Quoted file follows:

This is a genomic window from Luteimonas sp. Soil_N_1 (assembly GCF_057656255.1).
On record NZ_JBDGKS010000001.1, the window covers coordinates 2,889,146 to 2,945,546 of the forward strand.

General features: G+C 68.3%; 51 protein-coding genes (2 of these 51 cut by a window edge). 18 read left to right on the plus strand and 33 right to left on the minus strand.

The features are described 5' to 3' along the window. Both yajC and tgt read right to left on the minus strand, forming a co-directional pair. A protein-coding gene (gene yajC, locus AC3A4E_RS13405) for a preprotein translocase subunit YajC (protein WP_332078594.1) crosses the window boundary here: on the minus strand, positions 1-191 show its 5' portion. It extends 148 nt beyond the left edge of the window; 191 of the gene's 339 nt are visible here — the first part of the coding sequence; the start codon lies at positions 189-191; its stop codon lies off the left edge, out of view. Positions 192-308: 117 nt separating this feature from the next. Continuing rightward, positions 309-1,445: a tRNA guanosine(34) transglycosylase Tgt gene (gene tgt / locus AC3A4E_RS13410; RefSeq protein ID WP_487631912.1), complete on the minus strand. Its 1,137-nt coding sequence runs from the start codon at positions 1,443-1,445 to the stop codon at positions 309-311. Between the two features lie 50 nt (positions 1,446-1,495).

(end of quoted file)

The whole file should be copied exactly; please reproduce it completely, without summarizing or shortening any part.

This is a genomic window from Luteimonas sp. Soil_N_1 (assembly GCF_057656255.1).
On record NZ_JBDGKS010000001.1, the window covers coordinates 2,889,146 to 2,945,546 of the forward strand.

General features: G+C 68.3%; 51 protein-coding genes (2 of these 51 cut by a window edge). 18 read left to right on the plus strand and 33 right to left on the minus strand.

The features are described 5' to 3' along the window. Both yajC and tgt read right to left on the minus strand, forming a co-directional pair. A protein-coding gene (gene yajC, locus AC3A4E_RS13405) for a preprotein translocase subunit YajC (protein WP_332078594.1) crosses the window boundary here: on the minus strand, positions 1-191 show its 5' portion. It extends 148 nt beyond the left edge of the window; 191 of the gene's 339 nt are visible here — the first part of the coding sequence; the start codon lies at positions 189-191; its stop codon lies off the left edge, out of view. Positions 192-308: 117 nt separating this feature from the next. Continuing rightward, positions 309-1,445: a tRNA guanosine(34) transglycosylase Tgt gene (gene tgt / locus AC3A4E_RS13410; RefSeq protein ID WP_487631912.1), complete on the minus strand. Its 1,137-nt coding sequence runs from the start codon at positions 1,443-1,445 to the stop codon at positions 309-311. Between the two features lie 50 nt (positions 1,446-1,495).